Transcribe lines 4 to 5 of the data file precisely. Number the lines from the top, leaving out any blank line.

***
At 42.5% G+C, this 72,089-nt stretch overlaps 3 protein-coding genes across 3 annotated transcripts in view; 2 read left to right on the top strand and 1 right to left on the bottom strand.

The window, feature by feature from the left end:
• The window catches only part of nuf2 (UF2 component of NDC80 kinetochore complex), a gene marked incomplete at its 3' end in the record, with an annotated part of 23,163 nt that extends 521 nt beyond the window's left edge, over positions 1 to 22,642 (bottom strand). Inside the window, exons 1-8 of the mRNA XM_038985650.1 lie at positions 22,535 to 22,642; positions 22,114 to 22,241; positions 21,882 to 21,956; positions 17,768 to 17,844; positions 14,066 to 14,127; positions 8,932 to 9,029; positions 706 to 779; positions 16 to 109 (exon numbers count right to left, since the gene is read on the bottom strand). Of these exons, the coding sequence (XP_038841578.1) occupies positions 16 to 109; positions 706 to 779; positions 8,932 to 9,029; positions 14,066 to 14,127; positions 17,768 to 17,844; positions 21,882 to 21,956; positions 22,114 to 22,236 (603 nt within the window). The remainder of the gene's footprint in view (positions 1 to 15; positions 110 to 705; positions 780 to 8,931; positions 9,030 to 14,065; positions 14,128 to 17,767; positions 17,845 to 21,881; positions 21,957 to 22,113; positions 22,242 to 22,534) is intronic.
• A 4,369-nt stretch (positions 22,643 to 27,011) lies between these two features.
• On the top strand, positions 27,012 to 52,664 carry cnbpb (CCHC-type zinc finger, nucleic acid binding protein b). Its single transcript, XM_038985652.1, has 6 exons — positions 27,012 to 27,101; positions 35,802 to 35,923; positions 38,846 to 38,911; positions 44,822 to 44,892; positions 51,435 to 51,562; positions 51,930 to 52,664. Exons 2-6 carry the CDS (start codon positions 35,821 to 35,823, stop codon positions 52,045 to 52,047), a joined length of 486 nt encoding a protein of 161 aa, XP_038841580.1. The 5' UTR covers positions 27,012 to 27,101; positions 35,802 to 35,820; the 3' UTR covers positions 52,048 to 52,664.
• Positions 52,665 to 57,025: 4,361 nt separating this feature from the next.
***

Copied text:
• A 4,369-nt stretch (positions 22,643 to 27,011) lies between these two features.
• On the top strand, positions 27,012 to 52,664 carry cnbpb (CCHC-type zinc finger, nucleic acid binding protein b). Its single transcript, XM_038985652.1, has 6 exons — positions 27,012 to 27,101; positions 35,802 to 35,923; positions 38,846 to 38,911; positions 44,822 to 44,892; positions 51,435 to 51,562; positions 51,930 to 52,664. Exons 2-6 carry the CDS (start codon positions 35,821 to 35,823, stop codon positions 52,045 to 52,047), a joined length of 486 nt encoding a protein of 161 aa, XP_038841580.1. The 5' UTR covers positions 27,012 to 27,101; positions 35,802 to 35,820; the 3' UTR covers positions 52,048 to 52,664.